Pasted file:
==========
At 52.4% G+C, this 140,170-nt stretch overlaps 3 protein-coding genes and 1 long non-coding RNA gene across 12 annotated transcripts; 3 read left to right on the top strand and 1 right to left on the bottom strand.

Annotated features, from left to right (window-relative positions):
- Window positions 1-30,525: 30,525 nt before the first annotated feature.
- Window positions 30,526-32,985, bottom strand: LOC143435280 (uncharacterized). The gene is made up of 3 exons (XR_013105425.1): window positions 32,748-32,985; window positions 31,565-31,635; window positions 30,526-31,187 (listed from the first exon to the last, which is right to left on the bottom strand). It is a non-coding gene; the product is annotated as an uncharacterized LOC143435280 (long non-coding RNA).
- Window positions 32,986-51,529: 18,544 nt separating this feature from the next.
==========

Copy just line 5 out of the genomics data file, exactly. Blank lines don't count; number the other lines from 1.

- Window positions 32,986-51,529: 18,544 nt separating this feature from the next.